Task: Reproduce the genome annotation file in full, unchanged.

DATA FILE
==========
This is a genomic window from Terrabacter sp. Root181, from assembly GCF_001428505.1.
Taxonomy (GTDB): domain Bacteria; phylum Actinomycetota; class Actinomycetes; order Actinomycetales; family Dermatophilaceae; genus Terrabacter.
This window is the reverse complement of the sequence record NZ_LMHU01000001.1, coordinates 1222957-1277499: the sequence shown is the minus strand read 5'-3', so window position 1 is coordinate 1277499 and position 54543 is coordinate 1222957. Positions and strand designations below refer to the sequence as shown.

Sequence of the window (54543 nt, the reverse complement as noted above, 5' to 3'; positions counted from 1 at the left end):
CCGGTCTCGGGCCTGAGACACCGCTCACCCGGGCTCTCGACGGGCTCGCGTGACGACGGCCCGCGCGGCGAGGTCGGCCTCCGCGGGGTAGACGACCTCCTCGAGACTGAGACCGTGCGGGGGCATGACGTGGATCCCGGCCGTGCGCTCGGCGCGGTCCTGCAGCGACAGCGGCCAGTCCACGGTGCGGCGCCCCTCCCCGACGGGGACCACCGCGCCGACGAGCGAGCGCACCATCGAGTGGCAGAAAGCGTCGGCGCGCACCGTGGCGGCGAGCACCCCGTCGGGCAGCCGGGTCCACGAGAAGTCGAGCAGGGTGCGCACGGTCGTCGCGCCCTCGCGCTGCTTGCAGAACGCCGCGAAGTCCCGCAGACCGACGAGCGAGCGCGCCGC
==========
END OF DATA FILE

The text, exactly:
This is a genomic window from Terrabacter sp. Root181, from assembly GCF_001428505.1.
Taxonomy (GTDB): domain Bacteria; phylum Actinomycetota; class Actinomycetes; order Actinomycetales; family Dermatophilaceae; genus Terrabacter.
This window is the reverse complement of the sequence record NZ_LMHU01000001.1, coordinates 1222957-1277499: the sequence shown is the minus strand read 5'-3', so window position 1 is coordinate 1277499 and position 54543 is coordinate 1222957. Positions and strand designations below refer to the sequence as shown.

Sequence of the window (54543 nt, the reverse complement as noted above, 5' to 3'; positions counted from 1 at the left end):
CCGGTCTCGGGCCTGAGACACCGCTCACCCGGGCTCTCGACGGGCTCGCGTGACGACGGCCCGCGCGGCGAGGTCGGCCTCCGCGGGGTAGACGACCTCCTCGAGACTGAGACCGTGCGGGGGCATGACGTGGATCCCGGCCGTGCGCTCGGCGCGGTCCTGCAGCGACAGCGGCCAGTCCACGGTGCGGCGCCCCTCCCCGACGGGGACCACCGCGCCGACGAGCGAGCGCACCATCGAGTGGCAGAAAGCGTCGGCGCGCACCGTGGCGGCGAGCACCCCGTCGGGCAGCCGGGTCCACGAGAAGTCGAGCAGGGTGCGCACGGTCGTCGCGCCCTCGCGCTGCTTGCAGAACGCCGCGAAGTCCCGCAGACCGACGAGCGAGCGCGCCGC